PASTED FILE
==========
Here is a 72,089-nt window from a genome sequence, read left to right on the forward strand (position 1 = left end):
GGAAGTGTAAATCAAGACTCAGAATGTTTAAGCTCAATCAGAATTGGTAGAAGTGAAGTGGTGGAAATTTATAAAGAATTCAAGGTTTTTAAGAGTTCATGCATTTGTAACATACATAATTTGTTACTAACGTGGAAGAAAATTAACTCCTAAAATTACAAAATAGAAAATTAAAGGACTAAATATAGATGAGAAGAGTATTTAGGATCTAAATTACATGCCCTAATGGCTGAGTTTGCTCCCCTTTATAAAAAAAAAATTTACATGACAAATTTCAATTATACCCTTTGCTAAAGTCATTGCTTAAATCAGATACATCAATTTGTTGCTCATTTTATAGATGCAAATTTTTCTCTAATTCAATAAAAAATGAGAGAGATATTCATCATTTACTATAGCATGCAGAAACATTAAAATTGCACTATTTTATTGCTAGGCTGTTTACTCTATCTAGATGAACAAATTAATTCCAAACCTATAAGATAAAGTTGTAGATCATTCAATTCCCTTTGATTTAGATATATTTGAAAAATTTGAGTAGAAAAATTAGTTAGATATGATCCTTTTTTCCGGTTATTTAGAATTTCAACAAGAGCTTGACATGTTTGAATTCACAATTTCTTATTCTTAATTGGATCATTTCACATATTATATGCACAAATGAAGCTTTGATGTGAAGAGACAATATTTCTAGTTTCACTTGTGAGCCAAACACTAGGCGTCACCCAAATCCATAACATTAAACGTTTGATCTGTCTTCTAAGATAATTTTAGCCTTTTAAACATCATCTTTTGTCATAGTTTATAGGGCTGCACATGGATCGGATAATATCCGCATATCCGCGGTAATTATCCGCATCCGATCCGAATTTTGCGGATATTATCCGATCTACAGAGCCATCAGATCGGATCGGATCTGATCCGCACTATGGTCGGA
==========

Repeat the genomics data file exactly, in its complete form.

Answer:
Here is a 72,089-nt window from a genome sequence, read left to right on the forward strand (position 1 = left end):
GGAAGTGTAAATCAAGACTCAGAATGTTTAAGCTCAATCAGAATTGGTAGAAGTGAAGTGGTGGAAATTTATAAAGAATTCAAGGTTTTTAAGAGTTCATGCATTTGTAACATACATAATTTGTTACTAACGTGGAAGAAAATTAACTCCTAAAATTACAAAATAGAAAATTAAAGGACTAAATATAGATGAGAAGAGTATTTAGGATCTAAATTACATGCCCTAATGGCTGAGTTTGCTCCCCTTTATAAAAAAAAAATTTACATGACAAATTTCAATTATACCCTTTGCTAAAGTCATTGCTTAAATCAGATACATCAATTTGTTGCTCATTTTATAGATGCAAATTTTTCTCTAATTCAATAAAAAATGAGAGAGATATTCATCATTTACTATAGCATGCAGAAACATTAAAATTGCACTATTTTATTGCTAGGCTGTTTACTCTATCTAGATGAACAAATTAATTCCAAACCTATAAGATAAAGTTGTAGATCATTCAATTCCCTTTGATTTAGATATATTTGAAAAATTTGAGTAGAAAAATTAGTTAGATATGATCCTTTTTTCCGGTTATTTAGAATTTCAACAAGAGCTTGACATGTTTGAATTCACAATTTCTTATTCTTAATTGGATCATTTCACATATTATATGCACAAATGAAGCTTTGATGTGAAGAGACAATATTTCTAGTTTCACTTGTGAGCCAAACACTAGGCGTCACCCAAATCCATAACATTAAACGTTTGATCTGTCTTCTAAGATAATTTTAGCCTTTTAAACATCATCTTTTGTCATAGTTTATAGGGCTGCACATGGATCGGATAATATCCGCATATCCGCGGTAATTATCCGCATCCGATCCGAATTTTGCGGATATTATCCGATCTACAGAGCCATCAGATCGGATCGGATCTGATCCGCACTATGGTCGGA